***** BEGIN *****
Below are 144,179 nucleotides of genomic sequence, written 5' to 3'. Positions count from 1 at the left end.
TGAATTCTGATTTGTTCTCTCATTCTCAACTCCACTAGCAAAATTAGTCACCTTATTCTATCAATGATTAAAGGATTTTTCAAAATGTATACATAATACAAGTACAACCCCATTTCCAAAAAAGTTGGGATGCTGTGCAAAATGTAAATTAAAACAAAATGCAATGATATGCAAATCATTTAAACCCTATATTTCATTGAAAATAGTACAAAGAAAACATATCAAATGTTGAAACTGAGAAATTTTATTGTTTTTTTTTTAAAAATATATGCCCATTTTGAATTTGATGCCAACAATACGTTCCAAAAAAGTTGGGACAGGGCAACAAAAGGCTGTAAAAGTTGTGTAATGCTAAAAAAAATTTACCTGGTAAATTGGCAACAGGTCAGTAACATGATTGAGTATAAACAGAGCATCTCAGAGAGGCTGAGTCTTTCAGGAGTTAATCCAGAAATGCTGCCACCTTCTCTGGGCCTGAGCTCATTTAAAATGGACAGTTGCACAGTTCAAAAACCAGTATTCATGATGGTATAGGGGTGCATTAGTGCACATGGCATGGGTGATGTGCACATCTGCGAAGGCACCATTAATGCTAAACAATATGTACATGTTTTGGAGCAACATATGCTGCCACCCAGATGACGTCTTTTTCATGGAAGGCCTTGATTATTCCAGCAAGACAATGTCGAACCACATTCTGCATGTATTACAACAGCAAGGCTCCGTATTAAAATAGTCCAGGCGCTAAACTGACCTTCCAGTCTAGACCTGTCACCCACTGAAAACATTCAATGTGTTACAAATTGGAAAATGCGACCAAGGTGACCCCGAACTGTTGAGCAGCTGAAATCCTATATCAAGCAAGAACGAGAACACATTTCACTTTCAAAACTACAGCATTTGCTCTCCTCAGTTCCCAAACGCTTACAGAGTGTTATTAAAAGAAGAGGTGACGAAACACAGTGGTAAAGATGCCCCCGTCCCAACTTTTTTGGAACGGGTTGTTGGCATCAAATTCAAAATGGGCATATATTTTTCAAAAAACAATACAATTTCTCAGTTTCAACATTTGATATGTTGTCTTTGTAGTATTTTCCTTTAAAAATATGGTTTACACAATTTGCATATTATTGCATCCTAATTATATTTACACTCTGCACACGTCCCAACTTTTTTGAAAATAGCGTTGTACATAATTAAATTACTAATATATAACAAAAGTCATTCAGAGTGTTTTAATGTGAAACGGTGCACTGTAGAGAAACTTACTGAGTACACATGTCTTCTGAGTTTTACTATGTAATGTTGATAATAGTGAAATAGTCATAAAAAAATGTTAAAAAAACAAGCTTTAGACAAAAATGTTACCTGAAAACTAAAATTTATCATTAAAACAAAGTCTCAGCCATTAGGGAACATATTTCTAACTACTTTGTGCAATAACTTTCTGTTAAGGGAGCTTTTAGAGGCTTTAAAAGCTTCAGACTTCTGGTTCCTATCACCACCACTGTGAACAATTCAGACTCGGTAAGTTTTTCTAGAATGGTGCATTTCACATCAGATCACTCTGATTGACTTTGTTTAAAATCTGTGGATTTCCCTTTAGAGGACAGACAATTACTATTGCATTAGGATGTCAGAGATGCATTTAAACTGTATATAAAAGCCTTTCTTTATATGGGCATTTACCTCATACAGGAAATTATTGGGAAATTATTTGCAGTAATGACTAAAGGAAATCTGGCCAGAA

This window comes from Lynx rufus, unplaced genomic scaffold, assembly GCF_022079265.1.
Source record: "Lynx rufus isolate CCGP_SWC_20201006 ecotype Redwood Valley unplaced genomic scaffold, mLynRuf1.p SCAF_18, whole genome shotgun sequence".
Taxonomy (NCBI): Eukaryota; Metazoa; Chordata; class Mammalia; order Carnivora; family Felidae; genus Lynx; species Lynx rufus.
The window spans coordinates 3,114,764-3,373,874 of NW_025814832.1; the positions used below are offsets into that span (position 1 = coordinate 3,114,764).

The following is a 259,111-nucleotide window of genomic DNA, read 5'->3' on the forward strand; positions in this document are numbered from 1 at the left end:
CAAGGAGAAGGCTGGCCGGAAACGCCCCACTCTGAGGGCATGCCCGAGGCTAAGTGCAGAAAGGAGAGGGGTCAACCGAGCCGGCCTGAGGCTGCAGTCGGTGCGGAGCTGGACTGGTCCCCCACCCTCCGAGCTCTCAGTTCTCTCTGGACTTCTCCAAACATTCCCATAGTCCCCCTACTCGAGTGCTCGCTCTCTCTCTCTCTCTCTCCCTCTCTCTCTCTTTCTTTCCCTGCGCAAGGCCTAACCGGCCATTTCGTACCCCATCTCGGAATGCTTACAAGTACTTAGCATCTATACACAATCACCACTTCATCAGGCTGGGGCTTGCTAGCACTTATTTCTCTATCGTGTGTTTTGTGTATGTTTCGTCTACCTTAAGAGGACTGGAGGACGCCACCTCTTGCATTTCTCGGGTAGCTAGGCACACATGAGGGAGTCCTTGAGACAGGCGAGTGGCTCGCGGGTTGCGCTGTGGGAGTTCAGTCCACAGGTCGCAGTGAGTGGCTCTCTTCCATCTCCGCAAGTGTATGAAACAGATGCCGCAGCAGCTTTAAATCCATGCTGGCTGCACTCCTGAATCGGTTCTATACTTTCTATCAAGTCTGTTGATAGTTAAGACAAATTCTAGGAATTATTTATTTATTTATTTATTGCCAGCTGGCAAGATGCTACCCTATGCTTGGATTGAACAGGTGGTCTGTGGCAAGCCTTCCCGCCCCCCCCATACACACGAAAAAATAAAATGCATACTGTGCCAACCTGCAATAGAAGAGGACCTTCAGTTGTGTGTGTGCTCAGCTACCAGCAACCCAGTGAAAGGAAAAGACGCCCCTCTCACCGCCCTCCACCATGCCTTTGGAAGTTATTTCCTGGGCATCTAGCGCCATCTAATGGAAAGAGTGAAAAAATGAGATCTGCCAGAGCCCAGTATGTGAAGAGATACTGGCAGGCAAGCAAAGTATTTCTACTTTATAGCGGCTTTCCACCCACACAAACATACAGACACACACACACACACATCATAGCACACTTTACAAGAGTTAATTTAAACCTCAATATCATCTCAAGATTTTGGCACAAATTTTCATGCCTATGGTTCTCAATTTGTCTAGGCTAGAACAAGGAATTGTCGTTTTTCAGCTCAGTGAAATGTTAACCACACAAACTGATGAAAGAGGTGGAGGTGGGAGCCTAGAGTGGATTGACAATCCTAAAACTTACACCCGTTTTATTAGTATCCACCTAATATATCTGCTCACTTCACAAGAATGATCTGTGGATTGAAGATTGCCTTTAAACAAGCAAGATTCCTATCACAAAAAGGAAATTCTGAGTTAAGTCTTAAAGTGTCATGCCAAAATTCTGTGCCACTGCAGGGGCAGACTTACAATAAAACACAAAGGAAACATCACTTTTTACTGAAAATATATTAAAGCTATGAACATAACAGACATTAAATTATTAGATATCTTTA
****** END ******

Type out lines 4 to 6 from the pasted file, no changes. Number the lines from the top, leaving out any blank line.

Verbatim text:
Source record: "Lynx rufus isolate CCGP_SWC_20201006 ecotype Redwood Valley unplaced genomic scaffold, mLynRuf1.p SCAF_18, whole genome shotgun sequence".
Taxonomy (NCBI): Eukaryota; Metazoa; Chordata; class Mammalia; order Carnivora; family Felidae; genus Lynx; species Lynx rufus.
The window spans coordinates 3,114,764-3,373,874 of NW_025814832.1; the positions used below are offsets into that span (position 1 = coordinate 3,114,764).